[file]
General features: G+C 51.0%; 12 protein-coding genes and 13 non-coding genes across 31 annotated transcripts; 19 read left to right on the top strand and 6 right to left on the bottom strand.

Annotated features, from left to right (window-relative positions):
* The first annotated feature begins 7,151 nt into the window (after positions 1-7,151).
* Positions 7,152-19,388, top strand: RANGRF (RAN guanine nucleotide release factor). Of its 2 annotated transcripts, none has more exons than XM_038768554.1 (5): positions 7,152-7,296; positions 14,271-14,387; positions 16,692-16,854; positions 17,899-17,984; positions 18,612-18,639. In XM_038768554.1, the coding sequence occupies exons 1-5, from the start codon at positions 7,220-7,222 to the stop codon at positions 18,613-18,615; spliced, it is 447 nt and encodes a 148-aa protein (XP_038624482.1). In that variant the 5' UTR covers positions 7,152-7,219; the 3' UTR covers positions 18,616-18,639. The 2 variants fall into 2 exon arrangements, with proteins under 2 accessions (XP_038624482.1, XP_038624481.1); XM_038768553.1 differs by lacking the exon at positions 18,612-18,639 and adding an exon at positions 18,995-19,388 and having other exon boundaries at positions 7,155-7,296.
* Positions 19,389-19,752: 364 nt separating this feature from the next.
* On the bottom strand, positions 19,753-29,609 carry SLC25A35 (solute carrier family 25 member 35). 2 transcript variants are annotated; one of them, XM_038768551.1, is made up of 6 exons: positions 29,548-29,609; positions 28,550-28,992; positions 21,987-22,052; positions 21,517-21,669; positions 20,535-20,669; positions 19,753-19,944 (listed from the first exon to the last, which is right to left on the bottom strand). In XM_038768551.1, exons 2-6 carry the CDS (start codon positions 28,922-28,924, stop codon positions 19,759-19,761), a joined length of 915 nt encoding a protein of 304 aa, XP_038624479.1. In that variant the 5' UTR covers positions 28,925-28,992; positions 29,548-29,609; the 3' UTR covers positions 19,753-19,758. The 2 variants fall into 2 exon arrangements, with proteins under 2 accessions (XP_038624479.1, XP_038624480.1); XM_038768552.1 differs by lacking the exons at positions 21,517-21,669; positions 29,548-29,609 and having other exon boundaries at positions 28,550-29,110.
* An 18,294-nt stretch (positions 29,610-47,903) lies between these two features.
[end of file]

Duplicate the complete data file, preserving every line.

General features: G+C 51.0%; 12 protein-coding genes and 13 non-coding genes across 31 annotated transcripts; 19 read left to right on the top strand and 6 right to left on the bottom strand.

Annotated features, from left to right (window-relative positions):
* The first annotated feature begins 7,151 nt into the window (after positions 1-7,151).
* Positions 7,152-19,388, top strand: RANGRF (RAN guanine nucleotide release factor). Of its 2 annotated transcripts, none has more exons than XM_038768554.1 (5): positions 7,152-7,296; positions 14,271-14,387; positions 16,692-16,854; positions 17,899-17,984; positions 18,612-18,639. In XM_038768554.1, the coding sequence occupies exons 1-5, from the start codon at positions 7,220-7,222 to the stop codon at positions 18,613-18,615; spliced, it is 447 nt and encodes a 148-aa protein (XP_038624482.1). In that variant the 5' UTR covers positions 7,152-7,219; the 3' UTR covers positions 18,616-18,639. The 2 variants fall into 2 exon arrangements, with proteins under 2 accessions (XP_038624482.1, XP_038624481.1); XM_038768553.1 differs by lacking the exon at positions 18,612-18,639 and adding an exon at positions 18,995-19,388 and having other exon boundaries at positions 7,155-7,296.
* Positions 19,389-19,752: 364 nt separating this feature from the next.
* On the bottom strand, positions 19,753-29,609 carry SLC25A35 (solute carrier family 25 member 35). 2 transcript variants are annotated; one of them, XM_038768551.1, is made up of 6 exons: positions 29,548-29,609; positions 28,550-28,992; positions 21,987-22,052; positions 21,517-21,669; positions 20,535-20,669; positions 19,753-19,944 (listed from the first exon to the last, which is right to left on the bottom strand). In XM_038768551.1, exons 2-6 carry the CDS (start codon positions 28,922-28,924, stop codon positions 19,759-19,761), a joined length of 915 nt encoding a protein of 304 aa, XP_038624479.1. In that variant the 5' UTR covers positions 28,925-28,992; positions 29,548-29,609; the 3' UTR covers positions 19,753-19,758. The 2 variants fall into 2 exon arrangements, with proteins under 2 accessions (XP_038624479.1, XP_038624480.1); XM_038768552.1 differs by lacking the exons at positions 21,517-21,669; positions 29,548-29,609 and having other exon boundaries at positions 28,550-29,110.
* An 18,294-nt stretch (positions 29,610-47,903) lies between these two features.